NAACP Blacktivism Conference brings social-justice awareness to campus, features activists

The Syracuse University chapter of the NAACP hosted a conference for those looking to become better activists and more aware of the plight of Black people in America.

The NAACP SU Chapter held an all-day Blacktivism Conference on Saturday at the S.I. Newhouse School of Public Communications to bring awareness to and encourage black activism through lectures and panels.

Olivia Johnson, president of the chapter, said she and her team organized the conference in order to fight against the persisting injustice toward students of color on social media and on the SU campus. Johnson said the tweets from the White Cultural Club and the cut in the funding of the Cold Case Justice Initiative, which sought justice for racially motivated murders during the civil rights era, especially stood out as injustices. 

Photo: Daniel Hinton
Conference attendees discuss how to gain allies in and outside of their communities during the "Not a Me Issue, It's A We Issue" panel.

“It was necessary for students of color to meet with the activists and learn from them, so we could move forward efficiently,” Johnson said. “The conference is for people who are not conscious, people who want to become more conscious and people who are seeking for and spreading consciousness.”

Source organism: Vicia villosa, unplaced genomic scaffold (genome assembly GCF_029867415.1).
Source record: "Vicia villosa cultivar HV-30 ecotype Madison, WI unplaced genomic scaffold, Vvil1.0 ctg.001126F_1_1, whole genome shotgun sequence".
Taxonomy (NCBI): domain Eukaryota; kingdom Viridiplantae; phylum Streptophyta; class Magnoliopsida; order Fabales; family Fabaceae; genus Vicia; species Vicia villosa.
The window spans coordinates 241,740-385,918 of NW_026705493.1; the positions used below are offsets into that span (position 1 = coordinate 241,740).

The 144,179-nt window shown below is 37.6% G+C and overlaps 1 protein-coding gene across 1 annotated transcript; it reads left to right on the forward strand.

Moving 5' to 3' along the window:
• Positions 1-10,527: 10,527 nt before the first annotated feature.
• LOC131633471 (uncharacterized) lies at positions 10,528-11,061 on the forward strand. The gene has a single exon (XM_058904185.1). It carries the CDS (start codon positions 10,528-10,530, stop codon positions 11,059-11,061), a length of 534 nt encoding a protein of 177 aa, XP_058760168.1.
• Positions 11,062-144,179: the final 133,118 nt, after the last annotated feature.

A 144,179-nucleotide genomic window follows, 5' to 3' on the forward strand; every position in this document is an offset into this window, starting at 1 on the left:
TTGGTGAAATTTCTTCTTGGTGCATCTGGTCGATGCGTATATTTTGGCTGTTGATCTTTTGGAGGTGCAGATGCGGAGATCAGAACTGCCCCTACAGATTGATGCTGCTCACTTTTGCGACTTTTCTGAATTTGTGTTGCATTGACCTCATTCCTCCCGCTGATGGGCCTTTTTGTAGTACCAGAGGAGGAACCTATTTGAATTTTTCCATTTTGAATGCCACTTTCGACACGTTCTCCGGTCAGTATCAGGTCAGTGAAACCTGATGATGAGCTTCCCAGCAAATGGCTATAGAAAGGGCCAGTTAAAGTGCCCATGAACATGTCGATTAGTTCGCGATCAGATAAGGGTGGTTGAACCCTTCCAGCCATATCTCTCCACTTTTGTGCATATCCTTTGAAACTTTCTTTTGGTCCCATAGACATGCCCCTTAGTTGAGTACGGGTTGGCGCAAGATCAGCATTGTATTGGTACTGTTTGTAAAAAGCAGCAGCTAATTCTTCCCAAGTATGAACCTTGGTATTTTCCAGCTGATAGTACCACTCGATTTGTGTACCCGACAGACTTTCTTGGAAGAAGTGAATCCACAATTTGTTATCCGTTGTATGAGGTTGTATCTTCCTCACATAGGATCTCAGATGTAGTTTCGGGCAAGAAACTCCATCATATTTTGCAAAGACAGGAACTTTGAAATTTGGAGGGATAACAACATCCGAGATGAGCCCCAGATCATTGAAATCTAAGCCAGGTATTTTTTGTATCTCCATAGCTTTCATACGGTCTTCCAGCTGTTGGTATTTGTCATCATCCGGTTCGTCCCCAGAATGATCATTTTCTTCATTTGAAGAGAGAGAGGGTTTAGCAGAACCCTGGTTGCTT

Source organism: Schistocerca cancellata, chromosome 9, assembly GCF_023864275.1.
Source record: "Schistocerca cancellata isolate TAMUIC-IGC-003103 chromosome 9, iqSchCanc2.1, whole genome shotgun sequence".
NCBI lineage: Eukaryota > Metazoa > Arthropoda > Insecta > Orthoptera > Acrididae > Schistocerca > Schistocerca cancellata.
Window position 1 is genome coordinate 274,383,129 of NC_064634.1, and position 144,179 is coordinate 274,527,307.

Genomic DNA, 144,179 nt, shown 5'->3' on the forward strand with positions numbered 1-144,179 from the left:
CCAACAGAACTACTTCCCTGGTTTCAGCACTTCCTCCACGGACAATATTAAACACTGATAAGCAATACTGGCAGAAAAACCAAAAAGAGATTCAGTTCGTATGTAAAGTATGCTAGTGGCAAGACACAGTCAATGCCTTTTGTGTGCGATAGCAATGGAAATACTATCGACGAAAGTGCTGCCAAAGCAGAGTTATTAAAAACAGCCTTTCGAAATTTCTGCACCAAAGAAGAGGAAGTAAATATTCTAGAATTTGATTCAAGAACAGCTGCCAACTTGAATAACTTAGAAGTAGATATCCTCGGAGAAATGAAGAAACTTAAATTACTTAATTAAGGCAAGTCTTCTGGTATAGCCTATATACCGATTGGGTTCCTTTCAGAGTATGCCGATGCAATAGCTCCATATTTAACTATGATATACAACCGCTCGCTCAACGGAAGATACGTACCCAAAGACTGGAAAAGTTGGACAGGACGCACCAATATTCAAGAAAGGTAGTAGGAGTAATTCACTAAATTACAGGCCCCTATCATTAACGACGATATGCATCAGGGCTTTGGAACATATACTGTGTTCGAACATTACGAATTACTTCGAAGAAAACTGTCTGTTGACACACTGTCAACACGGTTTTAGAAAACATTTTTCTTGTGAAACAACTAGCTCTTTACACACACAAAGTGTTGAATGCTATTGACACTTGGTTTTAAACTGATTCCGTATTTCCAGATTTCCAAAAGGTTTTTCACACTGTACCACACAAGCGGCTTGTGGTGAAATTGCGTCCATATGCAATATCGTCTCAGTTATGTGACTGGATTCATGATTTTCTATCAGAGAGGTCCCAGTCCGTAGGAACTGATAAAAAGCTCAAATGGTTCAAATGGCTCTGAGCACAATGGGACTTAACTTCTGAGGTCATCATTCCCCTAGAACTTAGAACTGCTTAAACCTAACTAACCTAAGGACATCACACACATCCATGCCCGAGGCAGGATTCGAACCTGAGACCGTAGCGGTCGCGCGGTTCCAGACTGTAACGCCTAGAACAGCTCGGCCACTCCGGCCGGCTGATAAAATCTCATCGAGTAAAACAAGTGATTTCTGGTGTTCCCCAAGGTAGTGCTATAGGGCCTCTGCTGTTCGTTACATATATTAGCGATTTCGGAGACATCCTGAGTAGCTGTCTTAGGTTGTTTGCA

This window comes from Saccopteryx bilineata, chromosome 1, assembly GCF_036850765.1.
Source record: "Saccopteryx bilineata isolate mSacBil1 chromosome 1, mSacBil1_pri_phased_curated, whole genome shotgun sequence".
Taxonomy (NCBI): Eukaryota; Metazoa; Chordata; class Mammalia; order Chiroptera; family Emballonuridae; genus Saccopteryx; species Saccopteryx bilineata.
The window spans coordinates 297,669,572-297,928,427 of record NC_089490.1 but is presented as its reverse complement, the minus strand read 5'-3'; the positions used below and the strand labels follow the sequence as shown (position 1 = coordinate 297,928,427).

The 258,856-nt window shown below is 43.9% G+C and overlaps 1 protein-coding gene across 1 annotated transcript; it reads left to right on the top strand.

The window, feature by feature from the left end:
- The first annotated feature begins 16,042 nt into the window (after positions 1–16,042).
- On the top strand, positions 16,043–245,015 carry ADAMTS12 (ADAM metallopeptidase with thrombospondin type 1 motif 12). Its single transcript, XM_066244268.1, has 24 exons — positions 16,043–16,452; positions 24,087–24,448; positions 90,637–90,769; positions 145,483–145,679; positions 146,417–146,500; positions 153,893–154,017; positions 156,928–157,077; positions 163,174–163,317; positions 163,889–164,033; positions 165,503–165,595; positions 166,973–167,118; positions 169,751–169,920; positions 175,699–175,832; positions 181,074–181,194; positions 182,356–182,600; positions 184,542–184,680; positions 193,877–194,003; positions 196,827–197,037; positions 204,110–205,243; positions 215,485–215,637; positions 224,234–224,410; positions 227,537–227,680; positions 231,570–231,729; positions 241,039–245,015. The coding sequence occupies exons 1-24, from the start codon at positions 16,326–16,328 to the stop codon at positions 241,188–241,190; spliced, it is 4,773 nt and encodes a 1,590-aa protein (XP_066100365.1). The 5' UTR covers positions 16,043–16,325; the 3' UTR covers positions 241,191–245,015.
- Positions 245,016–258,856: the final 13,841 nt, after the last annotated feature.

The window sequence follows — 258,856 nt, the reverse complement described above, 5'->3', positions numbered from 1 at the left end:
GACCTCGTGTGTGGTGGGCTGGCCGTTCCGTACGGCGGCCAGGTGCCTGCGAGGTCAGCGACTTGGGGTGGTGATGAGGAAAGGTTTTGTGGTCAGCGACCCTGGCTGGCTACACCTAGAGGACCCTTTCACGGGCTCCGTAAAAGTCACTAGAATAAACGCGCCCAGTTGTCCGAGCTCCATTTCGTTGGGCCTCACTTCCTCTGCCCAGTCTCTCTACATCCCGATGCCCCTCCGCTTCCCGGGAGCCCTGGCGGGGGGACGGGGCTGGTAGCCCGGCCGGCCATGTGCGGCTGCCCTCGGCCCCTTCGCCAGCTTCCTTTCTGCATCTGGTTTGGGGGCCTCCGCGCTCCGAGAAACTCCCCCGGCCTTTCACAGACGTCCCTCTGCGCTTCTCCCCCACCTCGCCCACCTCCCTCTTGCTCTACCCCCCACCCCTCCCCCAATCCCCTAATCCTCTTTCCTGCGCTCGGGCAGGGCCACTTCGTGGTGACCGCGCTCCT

The following are some lectures covered by the NewsHouse staff.

Lecture: Parallels in Activism

Speaker: Bobby Seale, political activist and national organizer of the Black Panther Party

Seale spoke about presenting truthful black history and how activism could benefit low-income black communities.

Seale said the ideology that black people were inferior persisted in the 1960s. He combated this ideology through taking anthropology courses at his alma mater, Merritt College, where he found that a lot of agricultural products were cultivated in Africa, including cotton.

Seale also recalled a tutorial program he founded in Richmond, California. Together with other founders, they trained people from low-income black communities to become teachers and paid them $390 every month. 

“For the low-income communities, those little paychecks were going to those households. That, to me, is activism,” Seale said. “It’s one thing that we talk a bunch of ideology and political promises, but for me, you have to do the real thing.”

Panel: The Myth of Radicalism 


Herbert Ruffin, associate professor, history and African American studies at SU 

Janis Mayes, associate Professor, African American studies at SU 

Taurean “Sankofa” Brown, activist, writer and speaker

The panelists pointed out that the social oppression of black people was radical itself, and that radicalism should move beyond local communities.

Brown defined the social system that denied low-income black communities access to healthy food and good education as radical itself. “I am radical because the oppression that we built is radical,” he said. “The fact that African American have been oppressed for 500 years is a radical situation.”